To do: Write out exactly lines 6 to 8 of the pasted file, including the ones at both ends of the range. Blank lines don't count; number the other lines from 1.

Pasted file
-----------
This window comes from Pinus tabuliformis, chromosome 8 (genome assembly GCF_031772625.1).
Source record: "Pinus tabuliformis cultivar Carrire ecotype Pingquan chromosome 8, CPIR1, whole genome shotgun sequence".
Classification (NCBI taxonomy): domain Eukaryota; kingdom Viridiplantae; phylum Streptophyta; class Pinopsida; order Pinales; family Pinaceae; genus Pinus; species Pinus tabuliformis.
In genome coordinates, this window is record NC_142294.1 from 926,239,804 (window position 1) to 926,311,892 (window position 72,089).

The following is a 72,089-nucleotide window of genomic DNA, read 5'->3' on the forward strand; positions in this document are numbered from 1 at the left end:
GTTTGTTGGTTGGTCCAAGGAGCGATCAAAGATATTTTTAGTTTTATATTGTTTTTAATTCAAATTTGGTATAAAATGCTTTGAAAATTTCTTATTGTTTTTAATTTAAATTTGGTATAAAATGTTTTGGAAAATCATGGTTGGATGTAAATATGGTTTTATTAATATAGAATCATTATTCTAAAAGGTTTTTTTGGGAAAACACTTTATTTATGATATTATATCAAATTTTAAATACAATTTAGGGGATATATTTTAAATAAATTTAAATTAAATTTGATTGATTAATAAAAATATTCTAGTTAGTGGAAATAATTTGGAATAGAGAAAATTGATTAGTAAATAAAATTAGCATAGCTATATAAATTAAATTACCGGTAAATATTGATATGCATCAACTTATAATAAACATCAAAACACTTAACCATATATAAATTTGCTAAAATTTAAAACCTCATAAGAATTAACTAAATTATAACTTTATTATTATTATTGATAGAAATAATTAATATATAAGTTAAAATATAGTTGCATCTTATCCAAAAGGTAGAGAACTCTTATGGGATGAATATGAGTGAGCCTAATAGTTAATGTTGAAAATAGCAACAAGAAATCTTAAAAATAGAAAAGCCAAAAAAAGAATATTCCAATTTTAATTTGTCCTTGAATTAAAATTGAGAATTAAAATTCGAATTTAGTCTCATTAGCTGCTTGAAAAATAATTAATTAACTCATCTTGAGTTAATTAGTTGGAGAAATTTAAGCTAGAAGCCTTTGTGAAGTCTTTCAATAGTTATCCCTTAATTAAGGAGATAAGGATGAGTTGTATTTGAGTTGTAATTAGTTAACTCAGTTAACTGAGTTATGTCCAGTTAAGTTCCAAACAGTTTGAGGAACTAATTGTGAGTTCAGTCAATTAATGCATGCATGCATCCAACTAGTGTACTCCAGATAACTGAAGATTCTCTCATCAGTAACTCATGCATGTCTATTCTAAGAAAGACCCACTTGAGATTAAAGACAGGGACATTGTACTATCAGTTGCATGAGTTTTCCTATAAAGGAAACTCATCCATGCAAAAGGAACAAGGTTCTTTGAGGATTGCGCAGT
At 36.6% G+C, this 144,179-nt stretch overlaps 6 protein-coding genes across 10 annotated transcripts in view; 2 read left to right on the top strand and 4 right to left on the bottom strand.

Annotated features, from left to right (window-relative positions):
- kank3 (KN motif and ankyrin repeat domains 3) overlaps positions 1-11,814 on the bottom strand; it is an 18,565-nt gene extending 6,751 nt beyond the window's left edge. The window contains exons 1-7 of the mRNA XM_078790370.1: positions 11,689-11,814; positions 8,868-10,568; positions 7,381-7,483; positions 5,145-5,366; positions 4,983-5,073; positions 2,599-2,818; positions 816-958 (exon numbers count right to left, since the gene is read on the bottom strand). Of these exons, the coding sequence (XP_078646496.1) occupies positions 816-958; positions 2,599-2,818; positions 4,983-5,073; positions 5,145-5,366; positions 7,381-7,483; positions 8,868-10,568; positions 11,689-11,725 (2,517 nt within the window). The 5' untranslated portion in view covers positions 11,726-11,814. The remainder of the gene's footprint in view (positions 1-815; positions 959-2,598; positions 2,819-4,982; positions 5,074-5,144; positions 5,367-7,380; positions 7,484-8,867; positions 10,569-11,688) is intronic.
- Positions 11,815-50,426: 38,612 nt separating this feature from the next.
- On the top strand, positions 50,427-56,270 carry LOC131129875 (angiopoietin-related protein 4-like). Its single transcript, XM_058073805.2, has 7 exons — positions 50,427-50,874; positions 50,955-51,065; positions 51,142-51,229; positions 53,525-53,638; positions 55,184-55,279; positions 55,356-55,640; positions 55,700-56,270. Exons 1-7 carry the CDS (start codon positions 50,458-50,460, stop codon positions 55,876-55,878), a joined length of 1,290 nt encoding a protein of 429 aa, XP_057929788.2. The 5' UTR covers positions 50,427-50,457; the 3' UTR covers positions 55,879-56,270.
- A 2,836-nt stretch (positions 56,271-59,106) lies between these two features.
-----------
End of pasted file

GTTTGTTGGTTGGTCCAAGGAGCGATCAAAGATATTTTTAGTTTTATATTGTTTTTAATTCAAATTTGGTATAAAATGCTTTGAAAATTTCTTATTGTTTTTAATTTAAATTTGGTATAAAATGTTTTGGAAAATCATGGTTGGATGTAAATATGGTTTTATTAATATAGAATCATTATTCTAAAAGGTTTTTTTGGGAAAACACTTTATTTATGATATTATATCAAATTTTAAATACAATTTAGGGGATATATTTTAAATAAATTTAAATTAAATTTGATTGATTAATAAAAATATTCTAGTTAGTGGAAATAATTTGGAATAGAGAAAATTGATTAGTAAATAAAATTAGCATAGCTATATAAATTAAATTACCGGTAAATATTGATATGCATCAACTTATAATAAACATCAAAACACTTAACCATATATAAATTTGCTAAAATTTAAAACCTCATAAGAATTAACTAAATTATAACTTTATTATTATTATTGATAGAAATAATTAATATATAAGTTAAAATATAGTTGCATCTTATCCAAAAGGTAGAGAACTCTTATGGGATGAATATGAGTGAGCCTAATAGTTAATGTTGAAAATAGCAACAAGAAATCTTAAAAATAGAAAAGCCAAAAAAAGAATATTCCAATTTTAATTTGTCCTTGAATTAAAATTGAGAATTAAAATTCGAATTTAGTCTCATTAGCTGCTTGAAAAATAATTAATTAACTCATCTTGAGTTAATTAGTTGGAGAAATTTAAGCTAGAAGCCTTTGTGAAGTCTTTCAATAGTTATCCCTTAATTAAGGAGATAAGGATGAGTTGTATTTGAGTTGTAATTAGTTAACTCAGTTAACTGAGTTATGTCCAGTTAAGTTCCAAACAGTTTGAGGAACTAATTGTGAGTTCAGTCAATTAATGCATGCATGCATCCAACTAGTGTACTCCAGATAACTGAAGATTCTCTCATCAGTAACTCATGCATGTCTATTCTAAGAAAGACCCACTTGAGATTAAAGACAGGGACATTGTACTATCAGTTGCATGAGTTTTCCTATAAAGGAAACTCATCCATGCAAAAGGAACAAGGTTCTTTGAGGATTGCGCAGT
At 36.6% G+C, this 144,179-nt stretch overlaps 6 protein-coding genes across 10 annotated transcripts in view; 2 read left to right on the top strand and 4 right to left on the bottom strand.

Annotated features, from left to right (window-relative positions):